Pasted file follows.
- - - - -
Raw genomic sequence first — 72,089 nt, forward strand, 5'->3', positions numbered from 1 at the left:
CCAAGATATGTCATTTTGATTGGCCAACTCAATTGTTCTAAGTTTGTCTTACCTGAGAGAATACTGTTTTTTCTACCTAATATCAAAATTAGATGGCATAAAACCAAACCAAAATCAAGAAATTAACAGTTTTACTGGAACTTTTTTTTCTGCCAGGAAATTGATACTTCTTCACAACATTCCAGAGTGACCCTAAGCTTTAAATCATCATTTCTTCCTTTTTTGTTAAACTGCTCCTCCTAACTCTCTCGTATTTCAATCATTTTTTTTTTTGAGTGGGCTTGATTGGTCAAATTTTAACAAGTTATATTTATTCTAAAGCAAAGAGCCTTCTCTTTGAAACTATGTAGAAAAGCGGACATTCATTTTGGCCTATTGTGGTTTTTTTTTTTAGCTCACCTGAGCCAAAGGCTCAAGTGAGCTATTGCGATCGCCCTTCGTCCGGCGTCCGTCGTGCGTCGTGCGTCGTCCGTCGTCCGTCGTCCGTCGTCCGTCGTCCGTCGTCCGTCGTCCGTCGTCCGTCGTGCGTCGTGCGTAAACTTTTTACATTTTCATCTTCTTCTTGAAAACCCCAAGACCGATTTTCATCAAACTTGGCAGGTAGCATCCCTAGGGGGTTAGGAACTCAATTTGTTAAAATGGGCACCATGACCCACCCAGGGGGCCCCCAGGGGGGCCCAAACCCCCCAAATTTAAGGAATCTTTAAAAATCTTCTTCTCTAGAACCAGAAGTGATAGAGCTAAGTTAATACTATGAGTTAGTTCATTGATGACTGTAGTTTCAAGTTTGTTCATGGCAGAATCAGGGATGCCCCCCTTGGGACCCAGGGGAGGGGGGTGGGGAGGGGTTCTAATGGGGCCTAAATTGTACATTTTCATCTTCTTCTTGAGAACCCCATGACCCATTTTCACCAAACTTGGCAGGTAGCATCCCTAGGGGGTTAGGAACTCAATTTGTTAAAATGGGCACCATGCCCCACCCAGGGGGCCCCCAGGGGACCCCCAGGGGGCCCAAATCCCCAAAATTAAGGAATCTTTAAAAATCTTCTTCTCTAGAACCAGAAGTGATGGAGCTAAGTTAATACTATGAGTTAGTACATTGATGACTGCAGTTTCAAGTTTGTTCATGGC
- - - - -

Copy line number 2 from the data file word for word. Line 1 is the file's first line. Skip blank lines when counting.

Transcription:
CCAAGATATGTCATTTTGATTGGCCAACTCAATTGTTCTAAGTTTGTCTTACCTGAGAGAATACTGTTTTTTCTACCTAATATCAAAATTAGATGGCATAAAACCAAACCAAAATCAAGAAATTAACAGTTTTACTGGAACTTTTTTTTCTGCCAGGAAATTGATACTTCTTCACAACATTCCAGAGTGACCCTAAGCTTTAAATCATCATTTCTTCCTTTTTTGTTAAACTGCTCCTCCTAACTCTCTCGTATTTCAATCATTTTTTTTTTTGAGTGGGCTTGATTGGTCAAATTTTAACAAGTTATATTTATTCTAAAGCAAAGAGCCTTCTCTTTGAAACTATGTAGAAAAGCGGACATTCATTTTGGCCTATTGTGGTTTTTTTTTTTAGCTCACCTGAGCCAAAGGCTCAAGTGAGCTATTGCGATCGCCCTTCGTCCGGCGTCCGTCGTGCGTCGTGCGTCGTCCGTCGTCCGTCGTCCGTCGTCCGTCGTCCGTCGTCCGTCGTCCGTCGTCCGTCGTGCGTCGTGCGTAAACTTTTTACATTTTCATCTTCTTCTTGAAAACCCCAAGACCGATTTTCATCAAACTTGGCAGGTAGCATCCCTAGGGGGTTAGGAACTCAATTTGTTAAAATGGGCACCATGACCCACCCAGGGGGCCCCCAGGGGGGCCCAAACCCCCCAAATTTAAGGAATCTTTAAAAATCTTCTTCTCTAGAACCAGAAGTGATAGAGCTAAGTTAATACTATGAGTTAGTTCATTGATGACTGTAGTTTCAAGTTTGTTCATGGCAGAATCAGGGATGCCCCCCTTGGGACCCAGGGGAGGGGGGTGGGGAGGGGTTCTAATGGGGCCTAAATTGTACATTTTCATCTTCTTCTTGAGAACCCCATGACCCATTTTCACCAAACTTGGCAGGTAGCATCCCTAGGGGGTTAGGAACTCAATTTGTTAAAATGGGCACCATGCCCCACCCAGGGGGCCCCCAGGGGACCCCCAGGGGGCCCAAATCCCCAAAATTAAGGAATCTTTAAAAATCTTCTTCTCTAGAACCAGAAGTGATGGAGCTAAGTTAATACTATGAGTTAGTACATTGATGACTGCAGTTTCAAGTTTGTTCATGGC